Re: Winter Fishing

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Posted by jd on September 16, 2002 at 14:38:27:

In Reply to: Winter Fishing posted by wyomingjoe on September 15, 2002 at 19:20:15:

It all depends on the weather, but it might pay off to make the drive a little more north to the Tennessee River. As you may or may not know, winter weather and water temps are very upredictable in north Alabama. Also, the TN river can get flooded and muddy quickly depending on winter precipitation.

I can't remember if it was 1998 or 1999, but I recall wearing a t-shirt while fishing for striped bass on February 2 so the air temperature must have been close to 70 and I bet the water temp was mid to upper 50's (just a guess). It was one of the best days ever. We caught several hybrids 5-8 pounds from the bank, and guys in the boats were killing them. However, on many years, it seems to be early March when stripe fishing is best.

It all depends on how die-hard you are, but my best-bet guesses for January-February time frame:

1. Fish for sauger (locally called "jack salmon" or "jack") which are cousins with walleye and like cold water. They tend to school in some of the deeper parts of the lakes and are exclusive to the TN river when fishing for them in AL. If water is starting to warm (50's??), they swim upriver to spawn where they literally run into a wall below the dams. Some of the best times are when the water is freezing on your rod's line guides, and it is cloudy and rainy. You have to REALLY like fishing to fish for jacks. It is not a pleasant feeling to back a trailer into the water and find out that the boat ramp has ice on it - especially a steep ramp like below G-dam! Lot of hazards, mostly hypothermia, if something goes wrong fishing in the winter.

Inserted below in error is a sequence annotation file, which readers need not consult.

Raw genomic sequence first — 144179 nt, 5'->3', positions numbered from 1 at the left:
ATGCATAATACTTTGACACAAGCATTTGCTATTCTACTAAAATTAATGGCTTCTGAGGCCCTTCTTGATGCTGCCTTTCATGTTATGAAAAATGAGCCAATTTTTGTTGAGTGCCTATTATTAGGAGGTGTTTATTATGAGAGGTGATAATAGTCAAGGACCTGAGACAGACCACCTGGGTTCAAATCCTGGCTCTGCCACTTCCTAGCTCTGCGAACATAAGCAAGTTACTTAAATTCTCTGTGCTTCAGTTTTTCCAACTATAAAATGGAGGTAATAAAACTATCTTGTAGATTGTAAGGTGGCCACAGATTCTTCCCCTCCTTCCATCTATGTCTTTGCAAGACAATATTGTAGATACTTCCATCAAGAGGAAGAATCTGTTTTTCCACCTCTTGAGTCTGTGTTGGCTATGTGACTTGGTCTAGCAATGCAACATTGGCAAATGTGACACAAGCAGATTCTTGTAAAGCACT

2. Fish for stripers below Guntersville or Wheeler dam. Lots of people complain about all the DNR stocked striped bass eating the black bass on Smith lake, so maybe you can catch them there?? I have never fished Smith for stripers.

3. The crappie often start to school up around the bridges in January-February, but again, weather is the driving force.

4. Late winter is historically a good time to catch a BIG black bass. Perhaps Guntersville is best for largemouth, and Pickwick for smallmouth.

Keep an eye on this website as people get cabin fever and begin to venture out in late winter. Also, do a search on this website for articles to get more tips on crappie and sauger techniques, especially the articles written by Alex as they give even experienced fishermen a new perspective and ideas. As for a guide, it depends on what you want to catch and where you want to go. As for black bass, Troy Jens is one of the most well known guides partly due to his participation with fishing reports and helping people on this and other web sites. Troy is a well known and respected bass fishing guide and is the only one that I have fished with. However, there are other well known guides in the area so check around. Doug Campbell and Tee Kitchens also bass fish Guntersville. If you decide when and where, post again here with at least a week's notice, and someone will put you in touch with the right person.

More than anything, I wish you and all of us good luck with the winter weather! I have seen many late winter fishing seasons plagued with wind, cold, and muddy water.

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